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The Effects of Various Modes of High-Intensity Anaerobic Exercise on Dynamic Balance Performance

The International Journal of Strength and Conditioning is the world's first in S&C and Sport Science to be 'Diamond' Open Access. We have recently published a new article by Michael J. Rebold, Mallory S. Kobak, Hannah Ward, & Muirhead, W. titled, "The Effects of Various Modes of High-Intensity Anaerobic Exercise on Dynamic Balance Performance"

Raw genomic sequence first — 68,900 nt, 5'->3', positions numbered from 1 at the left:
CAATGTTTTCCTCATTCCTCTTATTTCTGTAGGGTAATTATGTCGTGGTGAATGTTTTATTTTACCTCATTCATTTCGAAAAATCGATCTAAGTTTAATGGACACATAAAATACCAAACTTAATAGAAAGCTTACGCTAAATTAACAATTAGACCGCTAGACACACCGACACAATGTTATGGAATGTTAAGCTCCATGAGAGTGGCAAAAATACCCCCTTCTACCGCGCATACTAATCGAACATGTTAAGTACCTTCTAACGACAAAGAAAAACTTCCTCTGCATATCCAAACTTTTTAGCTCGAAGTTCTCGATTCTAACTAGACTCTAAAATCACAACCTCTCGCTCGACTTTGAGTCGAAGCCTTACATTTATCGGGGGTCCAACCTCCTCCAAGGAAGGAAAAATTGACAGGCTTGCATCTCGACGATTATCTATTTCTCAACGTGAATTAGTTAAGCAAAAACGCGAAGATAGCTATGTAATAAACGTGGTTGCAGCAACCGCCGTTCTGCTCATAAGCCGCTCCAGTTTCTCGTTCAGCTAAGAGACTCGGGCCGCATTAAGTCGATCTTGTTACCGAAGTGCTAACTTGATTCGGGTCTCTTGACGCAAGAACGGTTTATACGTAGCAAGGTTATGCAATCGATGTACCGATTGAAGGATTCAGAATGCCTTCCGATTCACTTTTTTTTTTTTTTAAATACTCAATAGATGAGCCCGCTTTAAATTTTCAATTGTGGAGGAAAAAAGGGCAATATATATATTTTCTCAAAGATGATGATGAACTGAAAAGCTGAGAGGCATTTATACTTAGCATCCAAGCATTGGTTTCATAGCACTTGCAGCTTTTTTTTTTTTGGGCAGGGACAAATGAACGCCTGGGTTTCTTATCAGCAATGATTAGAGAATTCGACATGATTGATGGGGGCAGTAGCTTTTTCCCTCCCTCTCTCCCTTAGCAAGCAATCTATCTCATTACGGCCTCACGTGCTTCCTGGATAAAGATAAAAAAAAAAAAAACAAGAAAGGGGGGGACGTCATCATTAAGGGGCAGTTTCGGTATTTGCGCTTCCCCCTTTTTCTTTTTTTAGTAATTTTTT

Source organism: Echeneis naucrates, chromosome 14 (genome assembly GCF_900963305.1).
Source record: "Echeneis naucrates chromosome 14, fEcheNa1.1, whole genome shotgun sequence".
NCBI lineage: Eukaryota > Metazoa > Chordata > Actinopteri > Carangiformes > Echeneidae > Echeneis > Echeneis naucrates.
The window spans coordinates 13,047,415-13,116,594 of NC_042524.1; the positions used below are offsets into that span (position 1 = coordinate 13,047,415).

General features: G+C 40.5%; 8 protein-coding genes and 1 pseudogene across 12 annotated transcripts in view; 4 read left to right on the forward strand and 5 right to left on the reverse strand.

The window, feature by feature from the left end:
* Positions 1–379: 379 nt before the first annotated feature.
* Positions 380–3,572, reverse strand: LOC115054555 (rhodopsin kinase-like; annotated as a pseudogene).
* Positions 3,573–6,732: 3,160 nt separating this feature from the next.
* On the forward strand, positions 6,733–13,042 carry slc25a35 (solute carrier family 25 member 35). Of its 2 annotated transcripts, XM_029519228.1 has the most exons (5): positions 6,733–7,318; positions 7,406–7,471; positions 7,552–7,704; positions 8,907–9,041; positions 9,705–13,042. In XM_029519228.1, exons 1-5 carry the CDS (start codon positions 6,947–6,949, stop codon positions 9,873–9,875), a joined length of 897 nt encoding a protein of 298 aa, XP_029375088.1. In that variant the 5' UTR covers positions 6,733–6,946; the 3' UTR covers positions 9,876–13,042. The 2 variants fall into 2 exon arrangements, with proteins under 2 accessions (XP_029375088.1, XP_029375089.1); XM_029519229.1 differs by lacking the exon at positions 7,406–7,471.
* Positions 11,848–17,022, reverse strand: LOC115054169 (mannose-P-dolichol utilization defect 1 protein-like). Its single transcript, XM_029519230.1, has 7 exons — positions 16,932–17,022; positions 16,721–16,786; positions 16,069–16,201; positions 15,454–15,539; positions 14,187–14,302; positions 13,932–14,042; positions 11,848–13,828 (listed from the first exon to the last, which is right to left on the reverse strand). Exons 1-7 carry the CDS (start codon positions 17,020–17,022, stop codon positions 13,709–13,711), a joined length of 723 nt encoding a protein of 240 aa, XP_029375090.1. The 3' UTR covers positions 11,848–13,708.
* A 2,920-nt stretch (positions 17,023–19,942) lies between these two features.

This study assessed the effects of various modes of high-intensity anaerobic exercise (e.g., sprinting, squatting, and jumping) on dynamic balance performance. Twenty-five college-age student- athletes participated in three, high-intensity anaerobic exercise conditions (treadmill sprint, barbell squat, and vertical jump) on three separate days with only one condition being performed per week in a randomized order. Dynamic balance became significantly (t = 2.21, p = 0.04) worse from pre- to post-testing after completing the vertical jump protocol (5.24 ± 2.29 and 6.1 ± 1.92, respectively). There were no significant (t < 1.75, p < 0.19) differences in dynamic balance from pre- to post- testing after performing the treadmill sprint (5.68 ± 1.68 and 6.28 ± 2.06, respectively) and barbell squat (5.18 ± 1.64 and 5.69 ± 1.81, respectively) protocols. While Tabata sprint and barbell squat protocols revealed no significant effects on dynamic balance, a similar-intensity Tabata vertical jump protocol produced a significant detriment in dynamic balance performance. These findings suggest that the vertical jump may uniquely hinder subsequent sport performance and increase risk of balance-related injury when compared to intensity- matched sprinting or squatting. These results may be attributable to an increased propensity to fatigue when performing bouts of vertical jump compared to sprinting or squatting, thus reducing the proprioceptive capability of the body.

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